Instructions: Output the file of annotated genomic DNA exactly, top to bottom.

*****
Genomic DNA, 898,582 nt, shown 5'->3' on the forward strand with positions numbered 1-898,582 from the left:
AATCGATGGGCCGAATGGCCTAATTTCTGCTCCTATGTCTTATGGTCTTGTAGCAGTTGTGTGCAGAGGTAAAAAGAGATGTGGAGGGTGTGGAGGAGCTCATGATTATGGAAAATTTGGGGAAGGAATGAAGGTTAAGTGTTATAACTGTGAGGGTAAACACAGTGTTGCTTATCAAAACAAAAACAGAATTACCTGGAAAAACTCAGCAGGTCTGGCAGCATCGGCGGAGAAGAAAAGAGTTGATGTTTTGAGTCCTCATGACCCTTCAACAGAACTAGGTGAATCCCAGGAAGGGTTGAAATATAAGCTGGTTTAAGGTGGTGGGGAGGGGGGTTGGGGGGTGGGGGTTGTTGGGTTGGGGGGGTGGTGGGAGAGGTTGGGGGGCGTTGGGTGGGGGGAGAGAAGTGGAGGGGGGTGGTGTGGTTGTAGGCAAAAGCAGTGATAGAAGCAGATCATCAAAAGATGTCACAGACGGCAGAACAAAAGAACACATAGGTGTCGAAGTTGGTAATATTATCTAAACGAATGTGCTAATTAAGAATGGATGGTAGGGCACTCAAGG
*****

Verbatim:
Genomic DNA, 898,582 nt, shown 5'->3' on the forward strand with positions numbered 1-898,582 from the left:
AATCGATGGGCCGAATGGCCTAATTTCTGCTCCTATGTCTTATGGTCTTGTAGCAGTTGTGTGCAGAGGTAAAAAGAGATGTGGAGGGTGTGGAGGAGCTCATGATTATGGAAAATTTGGGGAAGGAATGAAGGTTAAGTGTTATAACTGTGAGGGTAAACACAGTGTTGCTTATCAAAACAAAAACAGAATTACCTGGAAAAACTCAGCAGGTCTGGCAGCATCGGCGGAGAAGAAAAGAGTTGATGTTTTGAGTCCTCATGACCCTTCAACAGAACTAGGTGAATCCCAGGAAGGGTTGAAATATAAGCTGGTTTAAGGTGGTGGGGAGGGGGGTTGGGGGGTGGGGGTTGTTGGGTTGGGGGGGTGGTGGGAGAGGTTGGGGGGCGTTGGGTGGGGGGAGAGAAGTGGAGGGGGGTGGTGTGGTTGTAGGCAAAAGCAGTGATAGAAGCAGATCATCAAAAGATGTCACAGACGGCAGAACAAAAGAACACATAGGTGTCGAAGTTGGTAATATTATCTAAACGAATGTGCTAATTAAGAATGGATGGTAGGGCACTCAAGG